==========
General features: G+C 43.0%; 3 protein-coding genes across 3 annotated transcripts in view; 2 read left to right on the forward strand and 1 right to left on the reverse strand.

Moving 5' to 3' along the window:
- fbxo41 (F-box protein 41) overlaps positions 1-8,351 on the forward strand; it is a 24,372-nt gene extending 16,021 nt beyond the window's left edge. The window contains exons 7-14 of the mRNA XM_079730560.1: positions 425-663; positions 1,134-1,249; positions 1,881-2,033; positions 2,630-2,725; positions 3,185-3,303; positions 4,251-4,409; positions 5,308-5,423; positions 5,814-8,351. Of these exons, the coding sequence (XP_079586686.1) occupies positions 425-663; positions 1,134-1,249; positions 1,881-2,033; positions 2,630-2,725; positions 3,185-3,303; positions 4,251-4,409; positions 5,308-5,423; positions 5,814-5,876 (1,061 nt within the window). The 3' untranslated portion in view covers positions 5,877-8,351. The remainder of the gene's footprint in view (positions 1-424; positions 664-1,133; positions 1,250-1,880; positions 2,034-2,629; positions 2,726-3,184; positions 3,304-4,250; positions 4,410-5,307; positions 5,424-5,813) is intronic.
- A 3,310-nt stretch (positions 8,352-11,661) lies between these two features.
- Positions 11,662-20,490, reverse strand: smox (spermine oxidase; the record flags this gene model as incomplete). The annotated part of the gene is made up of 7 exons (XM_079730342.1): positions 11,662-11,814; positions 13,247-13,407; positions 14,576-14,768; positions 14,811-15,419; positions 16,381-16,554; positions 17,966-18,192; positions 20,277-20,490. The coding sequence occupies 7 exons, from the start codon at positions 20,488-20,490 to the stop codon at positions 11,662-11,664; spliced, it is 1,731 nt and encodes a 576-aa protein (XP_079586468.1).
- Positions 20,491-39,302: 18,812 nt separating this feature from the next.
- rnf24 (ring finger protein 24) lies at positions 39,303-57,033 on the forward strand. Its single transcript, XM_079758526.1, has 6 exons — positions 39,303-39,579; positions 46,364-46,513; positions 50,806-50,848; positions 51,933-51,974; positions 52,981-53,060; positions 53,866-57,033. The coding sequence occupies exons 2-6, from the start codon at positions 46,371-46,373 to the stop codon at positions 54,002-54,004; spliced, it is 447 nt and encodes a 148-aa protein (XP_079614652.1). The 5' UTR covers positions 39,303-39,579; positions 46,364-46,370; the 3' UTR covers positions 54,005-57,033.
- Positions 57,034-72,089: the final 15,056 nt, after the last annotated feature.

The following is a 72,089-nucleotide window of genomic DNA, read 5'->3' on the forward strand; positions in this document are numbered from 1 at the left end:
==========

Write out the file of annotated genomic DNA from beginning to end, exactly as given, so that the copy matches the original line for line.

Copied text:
General features: G+C 43.0%; 3 protein-coding genes across 3 annotated transcripts in view; 2 read left to right on the forward strand and 1 right to left on the reverse strand.

Moving 5' to 3' along the window:
- fbxo41 (F-box protein 41) overlaps positions 1-8,351 on the forward strand; it is a 24,372-nt gene extending 16,021 nt beyond the window's left edge. The window contains exons 7-14 of the mRNA XM_079730560.1: positions 425-663; positions 1,134-1,249; positions 1,881-2,033; positions 2,630-2,725; positions 3,185-3,303; positions 4,251-4,409; positions 5,308-5,423; positions 5,814-8,351. Of these exons, the coding sequence (XP_079586686.1) occupies positions 425-663; positions 1,134-1,249; positions 1,881-2,033; positions 2,630-2,725; positions 3,185-3,303; positions 4,251-4,409; positions 5,308-5,423; positions 5,814-5,876 (1,061 nt within the window). The 3' untranslated portion in view covers positions 5,877-8,351. The remainder of the gene's footprint in view (positions 1-424; positions 664-1,133; positions 1,250-1,880; positions 2,034-2,629; positions 2,726-3,184; positions 3,304-4,250; positions 4,410-5,307; positions 5,424-5,813) is intronic.
- A 3,310-nt stretch (positions 8,352-11,661) lies between these two features.
- Positions 11,662-20,490, reverse strand: smox (spermine oxidase; the record flags this gene model as incomplete). The annotated part of the gene is made up of 7 exons (XM_079730342.1): positions 11,662-11,814; positions 13,247-13,407; positions 14,576-14,768; positions 14,811-15,419; positions 16,381-16,554; positions 17,966-18,192; positions 20,277-20,490. The coding sequence occupies 7 exons, from the start codon at positions 20,488-20,490 to the stop codon at positions 11,662-11,664; spliced, it is 1,731 nt and encodes a 576-aa protein (XP_079586468.1).
- Positions 20,491-39,302: 18,812 nt separating this feature from the next.
- rnf24 (ring finger protein 24) lies at positions 39,303-57,033 on the forward strand. Its single transcript, XM_079758526.1, has 6 exons — positions 39,303-39,579; positions 46,364-46,513; positions 50,806-50,848; positions 51,933-51,974; positions 52,981-53,060; positions 53,866-57,033. The coding sequence occupies exons 2-6, from the start codon at positions 46,371-46,373 to the stop codon at positions 54,002-54,004; spliced, it is 447 nt and encodes a 148-aa protein (XP_079614652.1). The 5' UTR covers positions 39,303-39,579; positions 46,364-46,370; the 3' UTR covers positions 54,005-57,033.
- Positions 57,034-72,089: the final 15,056 nt, after the last annotated feature.

The following is a 72,089-nucleotide window of genomic DNA, read 5'->3' on the forward strand; positions in this document are numbered from 1 at the left end: